For the past week or so, this blog has been coming to you from the United States of America. For many years now, I have been a regular traveller to the States, both on business and vacation. During that time, some subtle changes have been taking place in the relations between both countries. Of course, a very substantial proportion of the American people have, or believe they have, an Irish heritage, and one of the consequences has been a strong engagement by them in Irish issues. This was at its most active during the ‘Troubles’ in Northern Ireland from the late 1960s. It would be fair to say that US interest and support helped secure the peace in Ulster.
Ironically, the end of the Troubles moved Ireland off the radar a little for many Americans. In addition, the prosperity which followed the Celtic Tiger also meant that Ireland was a much less obvious recipient for US generosity and financial support. And on top of that again, the same prosperity has resulted in what is more or less the end of mass emigration from Ireland, so that a new generation of Irish Americans with direct experience of the home country is not being formed in the same way as before. This has led some to conclude that the strong ties between both countries will inevitably be loosened over the years ahead.
Maybe they will. But it has to be aid that US interest in Ireland has been a very important part of Ireland’s success, and it will continue to be needed if that success is to be sustainable. The Celtic Tiger was nurtured through American investment in Irish industry, and while we must accept that some of that investment will move elsewhere in the global economy, we must try to ensure that the conditions are right for attracting new interest. It is in this context that the higher education sector in Ireland is so important a point made also by the then US Ambassador to Ireland in 2005 in an interview.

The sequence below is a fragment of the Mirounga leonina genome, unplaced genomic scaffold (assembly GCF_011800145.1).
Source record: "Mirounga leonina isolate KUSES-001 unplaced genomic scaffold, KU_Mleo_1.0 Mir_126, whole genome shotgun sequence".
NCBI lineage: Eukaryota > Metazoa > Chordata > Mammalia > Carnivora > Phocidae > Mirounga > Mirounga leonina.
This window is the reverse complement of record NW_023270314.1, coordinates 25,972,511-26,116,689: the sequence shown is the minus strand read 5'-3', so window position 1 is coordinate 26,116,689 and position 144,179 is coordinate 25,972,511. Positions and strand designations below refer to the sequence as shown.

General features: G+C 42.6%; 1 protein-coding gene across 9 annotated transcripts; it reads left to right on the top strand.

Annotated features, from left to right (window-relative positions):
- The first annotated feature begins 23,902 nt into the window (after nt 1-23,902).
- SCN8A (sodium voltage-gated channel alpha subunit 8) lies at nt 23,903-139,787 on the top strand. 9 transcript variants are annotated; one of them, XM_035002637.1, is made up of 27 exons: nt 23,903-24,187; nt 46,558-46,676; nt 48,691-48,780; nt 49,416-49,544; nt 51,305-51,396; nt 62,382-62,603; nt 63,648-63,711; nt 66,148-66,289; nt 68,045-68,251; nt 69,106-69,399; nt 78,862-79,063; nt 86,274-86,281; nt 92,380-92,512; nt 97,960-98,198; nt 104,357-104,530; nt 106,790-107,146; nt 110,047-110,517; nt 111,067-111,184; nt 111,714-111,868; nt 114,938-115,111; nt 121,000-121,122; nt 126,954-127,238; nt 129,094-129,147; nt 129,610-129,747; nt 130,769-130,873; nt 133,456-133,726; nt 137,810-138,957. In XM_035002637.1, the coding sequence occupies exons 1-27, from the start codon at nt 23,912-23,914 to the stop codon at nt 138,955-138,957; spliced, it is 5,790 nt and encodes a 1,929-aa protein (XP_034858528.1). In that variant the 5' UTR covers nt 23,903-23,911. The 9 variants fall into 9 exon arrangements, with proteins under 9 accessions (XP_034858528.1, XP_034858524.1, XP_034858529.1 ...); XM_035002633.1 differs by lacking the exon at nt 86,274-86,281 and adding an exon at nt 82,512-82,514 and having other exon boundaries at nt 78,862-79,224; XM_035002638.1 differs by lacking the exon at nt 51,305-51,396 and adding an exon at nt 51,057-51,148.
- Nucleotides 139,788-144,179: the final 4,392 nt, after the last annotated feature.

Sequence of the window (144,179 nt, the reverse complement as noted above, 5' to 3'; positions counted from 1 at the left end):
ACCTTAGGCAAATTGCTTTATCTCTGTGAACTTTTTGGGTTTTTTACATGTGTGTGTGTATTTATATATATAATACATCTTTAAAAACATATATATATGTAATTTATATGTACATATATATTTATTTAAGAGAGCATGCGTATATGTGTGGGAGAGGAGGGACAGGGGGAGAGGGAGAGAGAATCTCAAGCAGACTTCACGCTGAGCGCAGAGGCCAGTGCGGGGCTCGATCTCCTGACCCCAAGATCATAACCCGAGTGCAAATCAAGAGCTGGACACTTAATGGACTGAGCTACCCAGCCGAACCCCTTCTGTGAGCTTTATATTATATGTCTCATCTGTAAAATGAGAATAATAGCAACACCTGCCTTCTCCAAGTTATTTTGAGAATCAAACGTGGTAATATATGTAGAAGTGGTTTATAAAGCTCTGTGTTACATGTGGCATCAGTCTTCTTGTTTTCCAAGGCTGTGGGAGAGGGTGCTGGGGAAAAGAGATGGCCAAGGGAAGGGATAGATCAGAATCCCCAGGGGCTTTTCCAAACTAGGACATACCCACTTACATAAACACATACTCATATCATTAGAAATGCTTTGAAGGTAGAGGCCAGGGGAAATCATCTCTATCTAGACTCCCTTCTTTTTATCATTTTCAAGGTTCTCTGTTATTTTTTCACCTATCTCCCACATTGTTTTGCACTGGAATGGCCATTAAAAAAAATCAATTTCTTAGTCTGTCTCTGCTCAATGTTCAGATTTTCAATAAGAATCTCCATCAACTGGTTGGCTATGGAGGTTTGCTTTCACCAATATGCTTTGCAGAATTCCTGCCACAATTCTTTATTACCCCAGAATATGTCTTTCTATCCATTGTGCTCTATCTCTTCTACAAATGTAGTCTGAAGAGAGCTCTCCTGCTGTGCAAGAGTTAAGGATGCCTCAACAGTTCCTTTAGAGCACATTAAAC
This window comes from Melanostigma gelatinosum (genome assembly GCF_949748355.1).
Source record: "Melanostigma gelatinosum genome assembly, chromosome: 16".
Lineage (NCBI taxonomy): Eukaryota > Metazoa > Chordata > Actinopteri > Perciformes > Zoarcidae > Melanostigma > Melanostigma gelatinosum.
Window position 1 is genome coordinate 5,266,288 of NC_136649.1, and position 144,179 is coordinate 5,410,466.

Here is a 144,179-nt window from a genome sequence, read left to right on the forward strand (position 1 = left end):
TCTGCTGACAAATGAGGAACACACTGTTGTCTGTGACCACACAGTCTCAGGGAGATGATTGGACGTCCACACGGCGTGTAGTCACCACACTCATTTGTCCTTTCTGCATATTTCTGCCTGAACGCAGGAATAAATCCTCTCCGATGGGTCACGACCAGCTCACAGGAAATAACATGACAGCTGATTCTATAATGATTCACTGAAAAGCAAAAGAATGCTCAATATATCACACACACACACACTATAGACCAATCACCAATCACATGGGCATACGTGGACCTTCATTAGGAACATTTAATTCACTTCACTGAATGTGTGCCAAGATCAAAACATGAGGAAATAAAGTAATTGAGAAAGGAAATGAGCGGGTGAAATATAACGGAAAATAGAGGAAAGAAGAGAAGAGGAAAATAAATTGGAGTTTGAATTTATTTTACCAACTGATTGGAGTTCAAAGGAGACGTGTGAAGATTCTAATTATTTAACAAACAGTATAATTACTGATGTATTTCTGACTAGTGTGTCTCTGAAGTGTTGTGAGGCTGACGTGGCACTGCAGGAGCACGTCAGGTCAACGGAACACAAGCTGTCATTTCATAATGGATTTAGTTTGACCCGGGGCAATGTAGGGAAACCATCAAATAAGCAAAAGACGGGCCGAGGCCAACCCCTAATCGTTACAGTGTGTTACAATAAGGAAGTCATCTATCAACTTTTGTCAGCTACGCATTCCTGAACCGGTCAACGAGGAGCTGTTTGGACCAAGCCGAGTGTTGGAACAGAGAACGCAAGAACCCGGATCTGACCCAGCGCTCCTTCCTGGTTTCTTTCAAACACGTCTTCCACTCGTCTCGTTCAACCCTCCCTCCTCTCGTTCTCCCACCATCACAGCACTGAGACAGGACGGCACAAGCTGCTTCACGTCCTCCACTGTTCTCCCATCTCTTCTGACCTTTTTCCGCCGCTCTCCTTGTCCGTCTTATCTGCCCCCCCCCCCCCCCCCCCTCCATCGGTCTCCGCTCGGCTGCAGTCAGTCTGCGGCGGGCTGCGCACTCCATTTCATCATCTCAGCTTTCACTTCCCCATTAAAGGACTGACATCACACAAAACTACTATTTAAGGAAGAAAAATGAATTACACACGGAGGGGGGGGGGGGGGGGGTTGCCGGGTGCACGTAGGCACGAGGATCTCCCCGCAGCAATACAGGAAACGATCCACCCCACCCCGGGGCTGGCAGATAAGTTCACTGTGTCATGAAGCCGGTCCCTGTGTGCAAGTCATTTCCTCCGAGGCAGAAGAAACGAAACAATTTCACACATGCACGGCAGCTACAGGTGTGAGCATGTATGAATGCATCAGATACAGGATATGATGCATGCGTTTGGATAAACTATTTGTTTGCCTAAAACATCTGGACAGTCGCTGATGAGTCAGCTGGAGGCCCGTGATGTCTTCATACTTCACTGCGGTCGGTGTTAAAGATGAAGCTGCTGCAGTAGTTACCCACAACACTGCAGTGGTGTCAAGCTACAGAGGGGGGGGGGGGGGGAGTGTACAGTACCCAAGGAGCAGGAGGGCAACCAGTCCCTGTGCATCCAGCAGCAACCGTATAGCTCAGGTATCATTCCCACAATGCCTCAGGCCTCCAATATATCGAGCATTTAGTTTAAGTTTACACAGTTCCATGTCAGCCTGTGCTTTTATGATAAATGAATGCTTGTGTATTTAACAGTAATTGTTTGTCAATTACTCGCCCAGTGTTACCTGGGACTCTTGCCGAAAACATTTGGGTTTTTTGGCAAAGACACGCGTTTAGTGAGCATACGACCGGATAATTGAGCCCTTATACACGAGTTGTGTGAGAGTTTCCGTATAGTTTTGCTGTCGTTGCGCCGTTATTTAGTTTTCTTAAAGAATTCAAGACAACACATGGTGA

In the future, it will be much harder for us to persuade American investors that Ireland can provide the optimal environment for manufacturing plants and call centres – we are not as low cost a location as we used to be. However, as some recent investment decisions have shown, we can still persuade our US friends and partners that we have some critical mass in knowledge intensive areas, with a strong research performance that will provide a perfect home for R&D, and highly skilled people trained to PhD level in sufficient numbers. For Ireland to avoid the risk of recession, investment in universities is a critical condition; any ambivalence could have hugely detrimental consequences.
For the Irish universities, it is also important that we continue to develop direct links with US businesses and universities, so that a knowledge partnership between both countries is seen to be growing. My university actively pursues such links constantly, and we have joint research teams with both industry and higher education partners in the States.
In the overall matter of Irish-American relations, I am an optimist. I believe that Irish-American links will continue to grow. But we need to work at it. And I am sure we will.